After replaced, please short the “RESET” button awhile, then you use the device easily.
I was driving home the other day, minding my own business, singing Copa Cabana at the top of my lungs. I soon noticed an Israeli army vehicle coasting alongside me. Out of the corner of my eye I noticed something strange on the truck’s bumper.
As I tried driving closer to the car, matching its speed, I finally figured out what got my attention. There was a nice, bright Diesel bumper sticker on this official truck of the Israeli army. I suppose no other comments are necessary, the insanity speaks for itself. Sure, why not, next time we invade Lebanon it’ll be with advertisements for Diesel on our tanks. Below is the proof, exclusive for Zabaj readers, taken with my cheap camera-phone.
Scattered around Tel Aviv, you can find yellow boxes filled with these. Slightly reminiscent of Bears it Matters to me, at the top it says
כי לנו אכפת – “Because it matters to us.”
The cheeziness doesn’t stop there.
Next it reads:
What would you call this brilliant piece of marketing. What else but “Saki Kaki” loosely translating to “baggy of poopy.” I love the graphic of the terrified shoe about to eat a steaming pile of kaki. The name has a great ring to it too … Saki Kaki. It sounds almost like a cocktail you would find at an Israeli/Japanese fusion restaurant … “I’ll take a Saki Kaki for the lady please.”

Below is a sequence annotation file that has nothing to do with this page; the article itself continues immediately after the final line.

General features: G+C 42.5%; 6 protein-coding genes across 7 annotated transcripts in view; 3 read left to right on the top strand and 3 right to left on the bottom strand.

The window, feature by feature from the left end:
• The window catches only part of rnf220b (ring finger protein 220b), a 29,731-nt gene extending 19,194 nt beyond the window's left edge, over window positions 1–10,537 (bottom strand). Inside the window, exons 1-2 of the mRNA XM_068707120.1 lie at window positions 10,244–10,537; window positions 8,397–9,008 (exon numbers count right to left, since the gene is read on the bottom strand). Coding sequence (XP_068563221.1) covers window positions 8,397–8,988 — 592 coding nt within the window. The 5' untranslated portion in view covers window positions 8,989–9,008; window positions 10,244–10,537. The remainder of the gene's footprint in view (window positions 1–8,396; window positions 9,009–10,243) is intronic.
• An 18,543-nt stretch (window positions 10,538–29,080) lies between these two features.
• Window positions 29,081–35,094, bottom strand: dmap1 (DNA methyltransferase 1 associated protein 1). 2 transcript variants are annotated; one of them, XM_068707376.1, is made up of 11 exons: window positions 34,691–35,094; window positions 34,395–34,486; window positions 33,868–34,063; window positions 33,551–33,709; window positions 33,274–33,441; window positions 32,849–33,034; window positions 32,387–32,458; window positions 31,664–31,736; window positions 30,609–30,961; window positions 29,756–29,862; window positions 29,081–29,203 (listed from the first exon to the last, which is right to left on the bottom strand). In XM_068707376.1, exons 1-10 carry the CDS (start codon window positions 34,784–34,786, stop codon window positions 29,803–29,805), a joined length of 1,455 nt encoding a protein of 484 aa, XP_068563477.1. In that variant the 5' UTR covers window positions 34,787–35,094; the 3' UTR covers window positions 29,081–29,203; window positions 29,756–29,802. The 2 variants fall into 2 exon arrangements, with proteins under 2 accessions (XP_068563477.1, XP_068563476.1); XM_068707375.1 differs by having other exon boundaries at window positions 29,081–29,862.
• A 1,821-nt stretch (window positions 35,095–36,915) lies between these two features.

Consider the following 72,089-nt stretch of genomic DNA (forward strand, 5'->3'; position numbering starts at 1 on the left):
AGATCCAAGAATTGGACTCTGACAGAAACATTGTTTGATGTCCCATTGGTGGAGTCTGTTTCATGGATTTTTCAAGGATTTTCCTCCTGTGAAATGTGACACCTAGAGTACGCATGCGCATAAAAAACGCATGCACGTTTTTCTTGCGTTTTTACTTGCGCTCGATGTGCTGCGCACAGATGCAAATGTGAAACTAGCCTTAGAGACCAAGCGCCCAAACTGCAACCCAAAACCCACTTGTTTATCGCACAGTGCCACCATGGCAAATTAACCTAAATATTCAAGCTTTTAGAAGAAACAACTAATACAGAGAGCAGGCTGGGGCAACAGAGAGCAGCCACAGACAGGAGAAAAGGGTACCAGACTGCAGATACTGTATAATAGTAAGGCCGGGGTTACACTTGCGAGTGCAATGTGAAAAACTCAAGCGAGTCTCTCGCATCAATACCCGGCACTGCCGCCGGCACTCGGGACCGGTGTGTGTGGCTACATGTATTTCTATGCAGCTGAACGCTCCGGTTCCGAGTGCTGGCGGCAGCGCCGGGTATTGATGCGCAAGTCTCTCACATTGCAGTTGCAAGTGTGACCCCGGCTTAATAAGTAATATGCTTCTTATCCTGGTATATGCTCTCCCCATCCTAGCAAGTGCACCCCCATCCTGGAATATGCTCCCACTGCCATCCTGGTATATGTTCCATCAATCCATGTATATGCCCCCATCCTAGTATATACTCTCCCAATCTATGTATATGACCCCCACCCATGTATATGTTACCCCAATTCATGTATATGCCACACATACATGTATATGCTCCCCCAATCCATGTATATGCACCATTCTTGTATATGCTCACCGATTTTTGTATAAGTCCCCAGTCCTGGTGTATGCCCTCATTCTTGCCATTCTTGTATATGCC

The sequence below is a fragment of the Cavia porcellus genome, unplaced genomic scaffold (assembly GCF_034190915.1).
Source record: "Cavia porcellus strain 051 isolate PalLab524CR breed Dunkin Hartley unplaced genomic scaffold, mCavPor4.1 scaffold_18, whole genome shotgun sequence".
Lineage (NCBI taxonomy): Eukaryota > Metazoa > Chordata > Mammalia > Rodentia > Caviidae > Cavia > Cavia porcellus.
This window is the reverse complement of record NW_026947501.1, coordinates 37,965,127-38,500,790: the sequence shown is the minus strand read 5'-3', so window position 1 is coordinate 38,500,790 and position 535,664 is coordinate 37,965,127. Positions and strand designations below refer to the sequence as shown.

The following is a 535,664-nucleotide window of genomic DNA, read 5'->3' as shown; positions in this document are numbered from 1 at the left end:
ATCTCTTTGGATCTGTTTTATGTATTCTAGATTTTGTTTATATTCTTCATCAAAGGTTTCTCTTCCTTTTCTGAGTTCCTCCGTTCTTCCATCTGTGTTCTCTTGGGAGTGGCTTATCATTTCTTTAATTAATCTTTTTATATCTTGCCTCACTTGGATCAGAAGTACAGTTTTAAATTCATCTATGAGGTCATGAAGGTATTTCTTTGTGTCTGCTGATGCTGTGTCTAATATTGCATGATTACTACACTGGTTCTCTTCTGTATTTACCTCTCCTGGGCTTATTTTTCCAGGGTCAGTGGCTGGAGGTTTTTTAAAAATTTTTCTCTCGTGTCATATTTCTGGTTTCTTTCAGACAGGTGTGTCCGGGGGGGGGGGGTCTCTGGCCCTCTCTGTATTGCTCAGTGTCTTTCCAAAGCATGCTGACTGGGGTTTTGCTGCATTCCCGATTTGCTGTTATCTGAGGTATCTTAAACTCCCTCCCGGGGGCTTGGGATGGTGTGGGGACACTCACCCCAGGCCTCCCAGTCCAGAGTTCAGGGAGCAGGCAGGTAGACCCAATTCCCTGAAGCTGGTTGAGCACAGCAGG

…check out the official site of Saki Kaki.
Outside of Israel (or at least in America), a “chaser” is what you’d drink after doing a shot of something. It’s the main drink you’re drinking, while the shot is something that is over quickly. For example, people like to drink beer after doing a shot of tequila. To be clear — a shot is the hard alcohol drank from a small glass quickly, in one gulp.
In Israel, however, the phrases are completely reversed in meaning. Here, a chaser is the alcohol drank in one quick gulp and it comes alongside the main drink (i.e. beer). Very strange. Furthermore, the difference between “chaser” and “shot” is merely a matter of size. Because Israel doesn’t really have a drinking culture. I suppose they had to invent a new word to mean “half of a shot.”
So when you’re in a bar, remember “chasers” are small shots that come alongside your main drink and “shots” are just double the size of chasers .